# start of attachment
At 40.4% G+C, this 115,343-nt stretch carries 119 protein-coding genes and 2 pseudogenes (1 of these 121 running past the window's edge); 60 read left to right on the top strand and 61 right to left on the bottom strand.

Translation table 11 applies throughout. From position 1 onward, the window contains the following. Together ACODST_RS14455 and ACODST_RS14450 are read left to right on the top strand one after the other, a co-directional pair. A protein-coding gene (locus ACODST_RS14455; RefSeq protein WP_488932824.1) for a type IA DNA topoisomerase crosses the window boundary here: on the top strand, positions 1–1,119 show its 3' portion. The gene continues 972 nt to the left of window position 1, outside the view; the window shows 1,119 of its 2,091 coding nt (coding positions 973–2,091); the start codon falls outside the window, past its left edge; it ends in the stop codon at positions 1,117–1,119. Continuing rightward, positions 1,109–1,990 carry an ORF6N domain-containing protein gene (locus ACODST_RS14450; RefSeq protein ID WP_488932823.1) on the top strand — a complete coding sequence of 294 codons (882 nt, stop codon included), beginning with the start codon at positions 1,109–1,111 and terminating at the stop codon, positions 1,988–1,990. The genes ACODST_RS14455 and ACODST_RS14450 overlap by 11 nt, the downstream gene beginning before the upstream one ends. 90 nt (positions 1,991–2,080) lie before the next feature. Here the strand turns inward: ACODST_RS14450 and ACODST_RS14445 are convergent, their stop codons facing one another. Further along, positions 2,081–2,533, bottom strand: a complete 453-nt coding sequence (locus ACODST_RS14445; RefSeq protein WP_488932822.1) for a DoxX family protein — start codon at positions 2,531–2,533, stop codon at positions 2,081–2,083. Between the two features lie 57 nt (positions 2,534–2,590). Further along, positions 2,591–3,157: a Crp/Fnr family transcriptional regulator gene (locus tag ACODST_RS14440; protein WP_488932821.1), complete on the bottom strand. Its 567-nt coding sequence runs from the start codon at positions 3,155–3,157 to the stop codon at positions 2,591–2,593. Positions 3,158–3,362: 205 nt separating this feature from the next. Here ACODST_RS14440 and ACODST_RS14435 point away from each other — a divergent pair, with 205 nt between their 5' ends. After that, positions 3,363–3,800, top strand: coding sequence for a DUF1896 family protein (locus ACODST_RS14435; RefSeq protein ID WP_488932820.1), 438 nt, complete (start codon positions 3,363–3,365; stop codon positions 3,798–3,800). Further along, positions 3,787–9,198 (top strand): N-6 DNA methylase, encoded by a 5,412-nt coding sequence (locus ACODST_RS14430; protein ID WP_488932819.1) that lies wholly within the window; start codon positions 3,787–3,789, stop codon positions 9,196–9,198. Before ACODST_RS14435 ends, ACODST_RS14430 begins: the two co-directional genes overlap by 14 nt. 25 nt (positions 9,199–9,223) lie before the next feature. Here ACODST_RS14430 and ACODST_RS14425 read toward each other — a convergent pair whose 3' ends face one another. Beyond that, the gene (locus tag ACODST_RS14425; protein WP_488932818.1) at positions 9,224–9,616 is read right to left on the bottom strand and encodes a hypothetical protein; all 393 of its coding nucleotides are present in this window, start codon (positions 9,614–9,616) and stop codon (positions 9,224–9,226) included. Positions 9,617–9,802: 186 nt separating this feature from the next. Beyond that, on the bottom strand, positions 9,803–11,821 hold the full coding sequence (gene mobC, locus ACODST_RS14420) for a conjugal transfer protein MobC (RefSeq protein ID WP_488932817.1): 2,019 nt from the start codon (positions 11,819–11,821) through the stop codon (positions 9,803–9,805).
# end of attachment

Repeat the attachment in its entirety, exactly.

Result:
At 40.4% G+C, this 115,343-nt stretch carries 119 protein-coding genes and 2 pseudogenes (1 of these 121 running past the window's edge); 60 read left to right on the top strand and 61 right to left on the bottom strand.

Translation table 11 applies throughout. From position 1 onward, the window contains the following. Together ACODST_RS14455 and ACODST_RS14450 are read left to right on the top strand one after the other, a co-directional pair. A protein-coding gene (locus ACODST_RS14455; RefSeq protein WP_488932824.1) for a type IA DNA topoisomerase crosses the window boundary here: on the top strand, positions 1–1,119 show its 3' portion. The gene continues 972 nt to the left of window position 1, outside the view; the window shows 1,119 of its 2,091 coding nt (coding positions 973–2,091); the start codon falls outside the window, past its left edge; it ends in the stop codon at positions 1,117–1,119. Continuing rightward, positions 1,109–1,990 carry an ORF6N domain-containing protein gene (locus ACODST_RS14450; RefSeq protein ID WP_488932823.1) on the top strand — a complete coding sequence of 294 codons (882 nt, stop codon included), beginning with the start codon at positions 1,109–1,111 and terminating at the stop codon, positions 1,988–1,990. The genes ACODST_RS14455 and ACODST_RS14450 overlap by 11 nt, the downstream gene beginning before the upstream one ends. 90 nt (positions 1,991–2,080) lie before the next feature. Here the strand turns inward: ACODST_RS14450 and ACODST_RS14445 are convergent, their stop codons facing one another. Further along, positions 2,081–2,533, bottom strand: a complete 453-nt coding sequence (locus ACODST_RS14445; RefSeq protein WP_488932822.1) for a DoxX family protein — start codon at positions 2,531–2,533, stop codon at positions 2,081–2,083. Between the two features lie 57 nt (positions 2,534–2,590). Further along, positions 2,591–3,157: a Crp/Fnr family transcriptional regulator gene (locus tag ACODST_RS14440; protein WP_488932821.1), complete on the bottom strand. Its 567-nt coding sequence runs from the start codon at positions 3,155–3,157 to the stop codon at positions 2,591–2,593. Positions 3,158–3,362: 205 nt separating this feature from the next. Here ACODST_RS14440 and ACODST_RS14435 point away from each other — a divergent pair, with 205 nt between their 5' ends. After that, positions 3,363–3,800, top strand: coding sequence for a DUF1896 family protein (locus ACODST_RS14435; RefSeq protein ID WP_488932820.1), 438 nt, complete (start codon positions 3,363–3,365; stop codon positions 3,798–3,800). Further along, positions 3,787–9,198 (top strand): N-6 DNA methylase, encoded by a 5,412-nt coding sequence (locus ACODST_RS14430; protein ID WP_488932819.1) that lies wholly within the window; start codon positions 3,787–3,789, stop codon positions 9,196–9,198. Before ACODST_RS14435 ends, ACODST_RS14430 begins: the two co-directional genes overlap by 14 nt. 25 nt (positions 9,199–9,223) lie before the next feature. Here ACODST_RS14430 and ACODST_RS14425 read toward each other — a convergent pair whose 3' ends face one another. Beyond that, the gene (locus tag ACODST_RS14425; protein WP_488932818.1) at positions 9,224–9,616 is read right to left on the bottom strand and encodes a hypothetical protein; all 393 of its coding nucleotides are present in this window, start codon (positions 9,614–9,616) and stop codon (positions 9,224–9,226) included. Positions 9,617–9,802: 186 nt separating this feature from the next. Beyond that, on the bottom strand, positions 9,803–11,821 hold the full coding sequence (gene mobC, locus ACODST_RS14420) for a conjugal transfer protein MobC (RefSeq protein ID WP_488932817.1): 2,019 nt from the start codon (positions 11,819–11,821) through the stop codon (positions 9,803–9,805).